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A research team from Berkeley Lab and UC Berkeley appeared on Capitol Hill Thurs., Feb. 27, to share RAPMOD -- a backpack-mounted system for quickly mapping building energy use and identifying ways to reduce it -- at a reception hosted by The Center for Clean Energy Innovation and the Information Technology and Innovation Foundation. The event followed the annual Energy Innovation Summit in Washington, D.C. held by ARPA-E, the federal Advanced Research Projects Agency-Energy. The agency, part of the Department of Energy, funds the backpack project along with other lab research. Read more here.
Indian company Luminous Water Technologies has licensed ECAR, an arsenic remediation technology developed by Berkeley Lab researcher Ashok Gadgil. The company will offer it for treating arsenic-contaminated groundwater in villages throughout India and Bangladesh. Read more here.
Royalty checks were presented to 126 Berkeley Lab inventors in the Lab's annual royalties ceremony, Feb. 19.The event highlighted the broad range of licensed Berkeley Lab technologies, software and published books now in the marketplace. Among them: a charge-coupled device licensed by both Digirad, for use in medical imaging, and Hamamatsu, for telescopes; process equipment incorporated by Veeco into devices for coating read/write heads; a low NOx emission burner technology used in industrial heaters sold by Maxon; quantum dots used as probes for biomedical assays by Life Technologies; and a robotics technology licensed by Takeda California for use in drug discovery. In addition, over 30 startups including Seeo, Aeroseal, Berkeley HeartLab and TeselaGen were founded on Berkeley Lab technologies.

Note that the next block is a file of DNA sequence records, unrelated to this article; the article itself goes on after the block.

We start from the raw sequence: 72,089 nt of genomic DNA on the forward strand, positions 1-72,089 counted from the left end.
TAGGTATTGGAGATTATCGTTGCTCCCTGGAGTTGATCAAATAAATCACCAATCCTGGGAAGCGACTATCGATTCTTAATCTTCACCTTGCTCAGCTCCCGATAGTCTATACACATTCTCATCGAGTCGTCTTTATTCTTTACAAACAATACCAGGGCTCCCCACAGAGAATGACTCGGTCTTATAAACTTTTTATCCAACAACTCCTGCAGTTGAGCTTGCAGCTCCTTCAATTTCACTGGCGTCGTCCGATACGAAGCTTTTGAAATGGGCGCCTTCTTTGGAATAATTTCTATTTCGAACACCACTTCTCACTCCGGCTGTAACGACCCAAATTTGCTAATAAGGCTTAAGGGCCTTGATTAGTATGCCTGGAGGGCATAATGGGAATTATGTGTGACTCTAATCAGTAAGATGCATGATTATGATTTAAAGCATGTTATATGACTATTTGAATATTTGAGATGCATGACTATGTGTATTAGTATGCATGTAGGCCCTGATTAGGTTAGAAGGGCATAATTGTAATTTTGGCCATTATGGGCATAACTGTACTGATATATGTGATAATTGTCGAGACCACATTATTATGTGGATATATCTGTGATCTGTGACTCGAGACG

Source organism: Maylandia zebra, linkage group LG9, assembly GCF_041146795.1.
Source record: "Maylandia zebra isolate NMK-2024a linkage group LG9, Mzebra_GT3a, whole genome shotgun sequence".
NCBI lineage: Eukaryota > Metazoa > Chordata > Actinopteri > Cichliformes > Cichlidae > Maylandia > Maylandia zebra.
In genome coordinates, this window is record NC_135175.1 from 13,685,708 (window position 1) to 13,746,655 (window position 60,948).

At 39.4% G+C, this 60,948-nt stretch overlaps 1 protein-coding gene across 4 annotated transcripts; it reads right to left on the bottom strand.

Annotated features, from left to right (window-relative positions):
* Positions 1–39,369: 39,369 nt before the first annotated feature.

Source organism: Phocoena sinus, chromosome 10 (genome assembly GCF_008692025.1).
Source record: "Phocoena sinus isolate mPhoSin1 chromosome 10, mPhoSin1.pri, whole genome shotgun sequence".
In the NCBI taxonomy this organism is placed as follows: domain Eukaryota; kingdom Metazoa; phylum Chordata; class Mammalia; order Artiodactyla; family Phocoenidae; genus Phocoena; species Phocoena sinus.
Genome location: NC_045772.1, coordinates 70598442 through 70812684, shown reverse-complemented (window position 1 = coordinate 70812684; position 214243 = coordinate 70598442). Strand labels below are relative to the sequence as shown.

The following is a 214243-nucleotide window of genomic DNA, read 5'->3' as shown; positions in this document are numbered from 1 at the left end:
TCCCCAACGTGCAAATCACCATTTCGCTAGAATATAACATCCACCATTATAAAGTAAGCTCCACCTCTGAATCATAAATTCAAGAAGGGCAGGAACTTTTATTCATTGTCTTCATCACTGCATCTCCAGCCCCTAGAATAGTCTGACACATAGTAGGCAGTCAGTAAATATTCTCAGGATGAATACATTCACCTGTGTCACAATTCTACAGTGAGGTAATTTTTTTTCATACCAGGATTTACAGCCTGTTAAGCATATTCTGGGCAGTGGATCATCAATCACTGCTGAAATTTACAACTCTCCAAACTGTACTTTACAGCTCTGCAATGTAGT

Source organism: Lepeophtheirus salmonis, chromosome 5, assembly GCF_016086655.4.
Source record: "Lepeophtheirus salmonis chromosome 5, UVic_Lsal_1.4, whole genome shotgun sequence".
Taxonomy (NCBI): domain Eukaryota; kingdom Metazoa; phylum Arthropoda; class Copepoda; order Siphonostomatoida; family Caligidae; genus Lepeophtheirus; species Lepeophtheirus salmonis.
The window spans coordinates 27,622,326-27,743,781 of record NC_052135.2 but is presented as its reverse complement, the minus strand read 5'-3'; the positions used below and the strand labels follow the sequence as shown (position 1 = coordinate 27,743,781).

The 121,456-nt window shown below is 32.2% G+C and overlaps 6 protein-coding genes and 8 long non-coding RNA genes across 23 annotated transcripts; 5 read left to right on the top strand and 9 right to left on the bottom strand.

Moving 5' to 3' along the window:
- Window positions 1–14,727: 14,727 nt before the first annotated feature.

Berkeley Lab startup Exogen Biotechnology raised over $50,000 in crowdfunding within ten days of launching its citizen science campaign on Indiegogo. The startup has developed a new test to measure DNA breaks, thought to be a key indicator for overall health conditions. Read more here.
Berkeley Lab startup Nanosys reached a milestone this fall by manufacturing enough material for its Quantum-Dot Enhancement Film™ (QDEF) to move forward with plans to produce televisions, computers, tablets and smart phones with more vivid color and lower power consumption than competitors. QDEF already enables the newly released Kindle Fire HDX7's high color accuracy.TVs utilizing QDEF technology were demonstrated at the 2013 CE Week consumer electronics show. Nanosys’ Milpitas plant is capable of producing enough quantum dots to build 5 million big-screen TVs annually.
Berkeley Lab Tech Transfer offers entrepreneurial and commercialization assistance to researchers interested in moving their technology to market. Learn more here.